Pharmacists: prepare to manage vaccine-associated anaphylaxis

11-Mar-2015

Mary Bushell

The training program developed by Ms Mary Bushell is being delivered to pharmacy students across a number of universities, including CDU


Pharmacists are one step closer to giving vaccinations as part of their professional role as a result of research published by pharmacy academics at Charles Darwin University.

CDU Pharmacy lecturer Mary Bushell has been developing a revised, dedicated, Australian immunisation training program for pharmacists and pharmacy students.

“Vaccination has been recently included within the scope of practice for Australian pharmacists,” Ms Bushell said. “One of the Australian Medical Association’s strongest objections to pharmacists giving vaccinations is pharmacists will not be able to manage life-threatening anaphylaxis (a severe reaction to vaccine).

“Pharmacists who inject vaccines must be prepared to give adrenaline using an auto-injector if a patient suffers the extremely rare side effect of anaphylaxis.”

The research published in the Journal of Pharmacy Practice and Research today comes as appropriately trained pharmacists across Australia prepare to administer vaccines to patients, depending on state legislation.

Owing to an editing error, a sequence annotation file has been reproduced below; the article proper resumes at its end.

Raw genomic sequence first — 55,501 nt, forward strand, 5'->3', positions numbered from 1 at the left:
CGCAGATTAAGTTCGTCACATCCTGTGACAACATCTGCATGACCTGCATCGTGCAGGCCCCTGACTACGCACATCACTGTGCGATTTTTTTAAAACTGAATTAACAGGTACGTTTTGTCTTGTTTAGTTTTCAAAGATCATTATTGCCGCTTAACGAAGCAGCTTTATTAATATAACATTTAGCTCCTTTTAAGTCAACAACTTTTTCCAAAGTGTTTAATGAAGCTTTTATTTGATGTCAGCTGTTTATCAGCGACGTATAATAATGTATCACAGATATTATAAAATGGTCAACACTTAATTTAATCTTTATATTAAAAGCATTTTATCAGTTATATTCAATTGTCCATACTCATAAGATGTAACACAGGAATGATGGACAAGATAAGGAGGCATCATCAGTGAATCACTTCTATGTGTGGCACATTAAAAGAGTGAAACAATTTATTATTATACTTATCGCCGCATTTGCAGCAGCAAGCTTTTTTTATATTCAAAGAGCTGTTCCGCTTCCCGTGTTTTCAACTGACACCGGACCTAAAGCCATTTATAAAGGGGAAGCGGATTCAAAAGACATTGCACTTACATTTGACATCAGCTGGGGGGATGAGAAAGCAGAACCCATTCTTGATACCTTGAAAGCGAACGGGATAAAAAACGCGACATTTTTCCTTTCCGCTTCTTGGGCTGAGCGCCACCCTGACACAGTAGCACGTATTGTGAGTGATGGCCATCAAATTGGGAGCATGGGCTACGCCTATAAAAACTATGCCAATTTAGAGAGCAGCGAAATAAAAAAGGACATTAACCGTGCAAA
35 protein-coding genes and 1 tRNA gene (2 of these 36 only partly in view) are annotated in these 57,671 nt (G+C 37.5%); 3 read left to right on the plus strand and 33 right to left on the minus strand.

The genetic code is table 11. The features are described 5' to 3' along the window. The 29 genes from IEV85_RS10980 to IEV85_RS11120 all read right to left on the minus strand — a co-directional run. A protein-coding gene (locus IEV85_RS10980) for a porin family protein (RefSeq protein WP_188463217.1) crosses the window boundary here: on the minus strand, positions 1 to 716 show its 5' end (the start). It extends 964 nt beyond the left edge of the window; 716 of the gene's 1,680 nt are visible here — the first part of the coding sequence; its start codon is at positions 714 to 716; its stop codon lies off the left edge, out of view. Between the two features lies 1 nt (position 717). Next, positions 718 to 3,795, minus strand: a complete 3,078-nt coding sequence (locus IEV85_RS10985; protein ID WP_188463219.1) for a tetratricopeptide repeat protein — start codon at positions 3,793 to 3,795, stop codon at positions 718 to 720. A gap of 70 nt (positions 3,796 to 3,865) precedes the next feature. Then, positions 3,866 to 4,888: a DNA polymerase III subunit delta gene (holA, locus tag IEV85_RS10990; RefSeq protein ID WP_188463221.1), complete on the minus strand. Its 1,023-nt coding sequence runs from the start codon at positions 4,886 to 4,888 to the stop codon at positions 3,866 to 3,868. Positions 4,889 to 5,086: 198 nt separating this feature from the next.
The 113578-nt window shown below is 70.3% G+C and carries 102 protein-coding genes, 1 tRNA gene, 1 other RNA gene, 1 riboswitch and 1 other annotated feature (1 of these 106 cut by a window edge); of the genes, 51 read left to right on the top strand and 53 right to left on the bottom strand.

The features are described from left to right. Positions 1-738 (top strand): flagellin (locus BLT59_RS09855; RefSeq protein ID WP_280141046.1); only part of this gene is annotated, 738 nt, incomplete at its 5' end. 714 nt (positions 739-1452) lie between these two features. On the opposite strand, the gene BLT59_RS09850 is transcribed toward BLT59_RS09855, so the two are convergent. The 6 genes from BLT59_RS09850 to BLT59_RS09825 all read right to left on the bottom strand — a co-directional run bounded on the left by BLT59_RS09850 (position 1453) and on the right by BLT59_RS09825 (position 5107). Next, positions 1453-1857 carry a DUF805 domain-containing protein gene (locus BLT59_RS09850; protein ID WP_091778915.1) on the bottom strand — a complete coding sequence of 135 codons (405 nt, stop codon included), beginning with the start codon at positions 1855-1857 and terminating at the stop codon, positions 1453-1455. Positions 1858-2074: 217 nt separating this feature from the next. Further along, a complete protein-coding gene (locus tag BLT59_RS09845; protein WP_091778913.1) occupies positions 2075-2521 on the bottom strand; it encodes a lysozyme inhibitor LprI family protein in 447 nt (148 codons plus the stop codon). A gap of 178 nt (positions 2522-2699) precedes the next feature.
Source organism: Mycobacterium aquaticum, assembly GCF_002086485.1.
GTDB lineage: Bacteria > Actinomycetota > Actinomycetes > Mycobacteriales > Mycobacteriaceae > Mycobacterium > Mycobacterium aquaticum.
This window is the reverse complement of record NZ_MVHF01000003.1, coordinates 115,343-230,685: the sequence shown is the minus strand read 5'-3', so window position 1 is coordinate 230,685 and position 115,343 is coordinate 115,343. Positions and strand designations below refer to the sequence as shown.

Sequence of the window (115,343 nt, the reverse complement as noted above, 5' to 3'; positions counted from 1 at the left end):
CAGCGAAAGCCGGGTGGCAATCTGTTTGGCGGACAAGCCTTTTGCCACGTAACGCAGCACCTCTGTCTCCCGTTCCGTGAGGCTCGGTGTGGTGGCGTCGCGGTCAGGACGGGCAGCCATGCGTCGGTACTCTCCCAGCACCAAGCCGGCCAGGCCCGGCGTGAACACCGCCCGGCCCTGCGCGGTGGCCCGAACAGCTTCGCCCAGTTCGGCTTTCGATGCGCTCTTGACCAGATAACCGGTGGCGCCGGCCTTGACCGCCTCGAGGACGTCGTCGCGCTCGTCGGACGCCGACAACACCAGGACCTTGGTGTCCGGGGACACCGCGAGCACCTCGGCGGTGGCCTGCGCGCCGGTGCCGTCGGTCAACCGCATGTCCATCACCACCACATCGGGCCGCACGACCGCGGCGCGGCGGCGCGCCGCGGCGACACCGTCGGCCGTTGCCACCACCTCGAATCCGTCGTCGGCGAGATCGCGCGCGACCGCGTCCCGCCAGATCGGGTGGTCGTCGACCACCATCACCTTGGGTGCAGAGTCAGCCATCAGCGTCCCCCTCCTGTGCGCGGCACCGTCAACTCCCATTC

“Using an auto-injector differs from advice in the Australian Immunisation Handbook, which recommends using adrenaline ampoules and measuring the dose with a syringe,” she said.

“Auto-injectors are easy to use and allow rapid, sterile administration of adrenaline without removal of clothing. We believe this is faster and has less potential for error than drawing from ampoules. We will still support training people in the use of both.”

Using adrenaline auto-injectors is just one of the recommendations made by Ms Bushell and CDU Pharmacy Head Professor Patrick Ball, who researched the current evidence for treating anaphylaxis.

“If pharmacists who are required also to have current certification in first-aid, including CPR have completed approved vaccination training, Australian Society of Clinical Immunology and Allergy training and demonstrated competency using both adrenaline auto-injectors, and administering adrenaline by needle and syringe, they are as prepared as any other health professional to provide immediate emergency management of anaphylaxis within the community pharmacy setting,” Ms Bushell said. “Pharmacists are trained to ensure appropriate follow up and referral.

“Vaccination in pharmacies has been safe, effective and successful in increasing vaccination coverage in a number of other countries. Universities throughout Australia are embedding undergraduate injection skills and emergency management training into undergraduate training. All health professionals must demonstrate and maintain competency. Pharmacists are no different in this.”

The training program developed by Ms Bushell as part of her PhD entitled “Undergraduate Vaccination Training Program for Pharmacy Students: Development and Validation” is being delivered to pharmacy students across a number of universities, including CDU.

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